Chronological Snobbery and my Library

Libraries experience a great pull to stay up-to-date, to provide the newest material and the newest technology. They’ve got to try to keep people interested in them, have to justify staying open. Who would visit them if they couldn’t provide the newest bestsellers, the neatest computers?

Sure, they could cater to the reference crowd, but honestly, with the internet explosion, who wants to dig through a paper copy of a reference work?

So libraries, willingly or unwillingly cater to what C.S. Lewis refers to as our culture’s “chronological snobbery” – assuming that newest means best.

Never is this more evident (or more annoying) than in my local library’s online catalog.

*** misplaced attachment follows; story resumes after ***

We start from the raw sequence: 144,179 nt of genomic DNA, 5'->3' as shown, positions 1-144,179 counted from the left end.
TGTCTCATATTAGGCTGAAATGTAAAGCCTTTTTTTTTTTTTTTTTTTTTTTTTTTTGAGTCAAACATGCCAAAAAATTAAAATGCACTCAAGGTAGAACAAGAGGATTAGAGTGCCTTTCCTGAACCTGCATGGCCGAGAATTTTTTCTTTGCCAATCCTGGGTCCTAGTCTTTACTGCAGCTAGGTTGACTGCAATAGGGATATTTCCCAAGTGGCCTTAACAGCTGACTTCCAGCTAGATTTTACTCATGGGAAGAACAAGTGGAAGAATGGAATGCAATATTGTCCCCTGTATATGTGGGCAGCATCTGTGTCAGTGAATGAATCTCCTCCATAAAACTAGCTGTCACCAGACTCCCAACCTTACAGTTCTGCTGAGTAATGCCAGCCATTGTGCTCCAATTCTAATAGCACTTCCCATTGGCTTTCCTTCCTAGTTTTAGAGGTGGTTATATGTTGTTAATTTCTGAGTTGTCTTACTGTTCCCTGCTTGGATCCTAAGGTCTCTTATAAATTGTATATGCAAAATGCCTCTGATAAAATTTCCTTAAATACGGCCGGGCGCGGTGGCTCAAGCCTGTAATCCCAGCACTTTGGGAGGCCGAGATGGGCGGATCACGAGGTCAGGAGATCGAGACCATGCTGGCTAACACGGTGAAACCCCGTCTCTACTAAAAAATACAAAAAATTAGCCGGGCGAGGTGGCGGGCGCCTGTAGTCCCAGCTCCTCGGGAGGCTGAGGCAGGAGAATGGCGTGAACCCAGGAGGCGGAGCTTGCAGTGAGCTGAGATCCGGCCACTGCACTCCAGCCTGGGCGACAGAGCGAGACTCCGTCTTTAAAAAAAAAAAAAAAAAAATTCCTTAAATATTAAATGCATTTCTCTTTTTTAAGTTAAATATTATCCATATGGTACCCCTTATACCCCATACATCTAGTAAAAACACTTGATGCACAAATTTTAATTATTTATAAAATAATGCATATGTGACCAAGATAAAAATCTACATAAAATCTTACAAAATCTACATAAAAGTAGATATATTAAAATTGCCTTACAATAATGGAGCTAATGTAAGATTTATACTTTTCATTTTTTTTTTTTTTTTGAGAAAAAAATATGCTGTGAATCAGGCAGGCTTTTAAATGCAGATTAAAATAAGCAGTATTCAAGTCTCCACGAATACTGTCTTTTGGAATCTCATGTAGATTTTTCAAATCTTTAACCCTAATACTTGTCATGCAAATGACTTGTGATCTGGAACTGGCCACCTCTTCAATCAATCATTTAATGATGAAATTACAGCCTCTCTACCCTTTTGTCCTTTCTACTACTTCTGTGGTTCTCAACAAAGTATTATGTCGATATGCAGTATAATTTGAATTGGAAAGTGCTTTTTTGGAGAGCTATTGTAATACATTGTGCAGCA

Wichita Public Library’s online catalog sorts search results by DATE, then by title. Which means that if you search for C.S. Lewis’s Mere Christianity, the title is third, below The Great and Holy War: How World War I became a Religious Crusade and C.S. Lewis at War: The Dramatic Story behind Mere Christianity.

In a surprising accident, the book I was searching for ended up on the first page. Searching for Lewis’s The Four Loves gives me 80 titles before I get to the one I want. And I’m lucky that The Four Loves was reprinted in 2004 – and that was given as the publication date. Otherwise I’d be waiting until response 101, a reprint from 1991.

Chronological snobbery.

You should really try it out yourself.

Thankfully, there is another option – I can select “Sort by Relevance” after the search is conducted and end up with the results I was actually searching for. But it takes extra steps that shouldn’t be necessary, wouldn’t be necessary if it weren’t for that darned chronological snobbery.

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